The importance of being Ernest, or Joe

Some characters introduce themselves to you by name. Others you have to christen, and it’s a vitally important job, because the name is by far the most common label your character carries, far more than being dark-haired, brave or devilishly handsome.

The name has to suggest the right kind of personality.

Sometimes the writer or reader carries baggage, remembers a particular person in a certain way, and using their name evokes remembered feelings. It is, for instance, a temptation to name a villain after a person you dislike. I tried it in Parts Unknown, giving a villain the name of my high school principal, but fortunately I walked away from the idea later. Those subjective names aren’t great, because readers don’t share your feelings. They have their own likes and dislikes, of course, but there is nothing the writer can do about it. Best is to pick names with more public associations, so that they might evoke the desired emotion in readers.

I think Siegfried Bock, hero of Parts Unknown, was one of the characters who told me his name straight up. In the earliest story notes I could find, from 2013, his name is there. I liked it from the start.

This is all after the fact – I had chosen the name instinctively – but if I have to analyse it, I’d be able to find reasons why the name worked so well for me. Sieg + fried is German for the victory of peace, which fits nicely with the story. There is Siegfried from the Medieval myth, slayer of dragons. It also has links to my own name, which is a uniquely South African mangling of Siegreich. His surname, Bock (which I probably nabbed from the German field-marshal Fedor von Bock) makes a contrast with the lofty first name, bock being the German for goat. It might also suggest a sacrificial goat.

Mordegai Guruseb is also named in that initial scribble. Mordegai is Biblical, and hence realistic for the time and culture. The first syllable has an echo of death. His surname suggests guru, which isn’t a bad association.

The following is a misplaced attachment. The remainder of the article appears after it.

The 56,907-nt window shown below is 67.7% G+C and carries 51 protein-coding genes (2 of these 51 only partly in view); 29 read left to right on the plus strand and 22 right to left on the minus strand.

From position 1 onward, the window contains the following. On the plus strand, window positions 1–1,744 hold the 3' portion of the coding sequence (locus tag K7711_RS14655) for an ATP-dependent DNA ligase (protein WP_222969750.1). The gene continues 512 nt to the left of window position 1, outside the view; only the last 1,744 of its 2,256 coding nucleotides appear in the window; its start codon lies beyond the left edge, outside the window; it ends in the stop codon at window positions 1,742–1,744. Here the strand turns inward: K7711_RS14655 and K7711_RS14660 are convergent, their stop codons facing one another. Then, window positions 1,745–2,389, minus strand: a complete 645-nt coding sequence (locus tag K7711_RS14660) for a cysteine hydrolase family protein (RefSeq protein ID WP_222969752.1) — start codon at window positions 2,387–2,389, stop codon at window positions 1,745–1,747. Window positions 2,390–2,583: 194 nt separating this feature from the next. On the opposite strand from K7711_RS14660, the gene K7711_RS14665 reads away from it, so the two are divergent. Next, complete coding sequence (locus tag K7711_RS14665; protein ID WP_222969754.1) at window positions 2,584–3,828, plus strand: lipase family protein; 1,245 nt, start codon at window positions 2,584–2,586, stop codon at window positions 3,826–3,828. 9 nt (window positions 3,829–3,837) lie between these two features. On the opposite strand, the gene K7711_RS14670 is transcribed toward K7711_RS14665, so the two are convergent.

Lisbeth Löwenstein’s surname was taken from someone I knew in my younger days. I wanted something distinctive and Jewish. Her married name, Kamke, was taken from a German tennis professional I’ve seen play. I chose it because it seemed neutral without being bland.

The doctor’s name, Albert Pitzer, was a mangling of Albert Schweitzer and a combative Springbok hooker from my youth, Gys Pitzer. Pit suggests something dark and untoward.

I devised Alvaus Luipert’s name by simply taking the first name of one of a list of historical Swartboois and combining it with the surname of another. Luipert is leopard in Afrikaans (slightly misspelled), so there’s that connection. And the name Alvaus is quite outlandish, suggesting a singular man.

Apart from suggesting personality, names also have to help the reader tell characters apart. If there is something memorable about the name, it can help, especially for minor characters. You don’t want characters to have similar names, especially if they only appear a few times. I even get nervous if names start with the same letters. (I have written elsewhere about how confused I get with some character names in books by the highly rated Australian novelist Philip Temple.)

In writing Parts Unknown, I was taken with the historical fact that there were Finnish missionaries in Namibia at the time, and wanted to use a Finnish name, especially one of those quaint ones with a double i. I considered the surname of an old schoolmate, Wiid. (Annalise, who had success as a gospel singer, sadly died in mid-2018.) Eventually, I settled on the, from a Southern African perspective, more exotic Viitanen. The missionary’s daughter got the name, Isa, of another girl who was a year or so ahead of me at school.

The point is not the origin of these names, but the emotional content they suggest by association or even just their sound. To me, for instance, Adendorff sounds like a more cultured fellow than Grajek.

As a writer, you hope readers will also have these instinctive emotional responses to names, that they will agree that Heidi is more wholesome than Morgana, Norman less confident than Victor, Fred funnier than Benedict. And so on.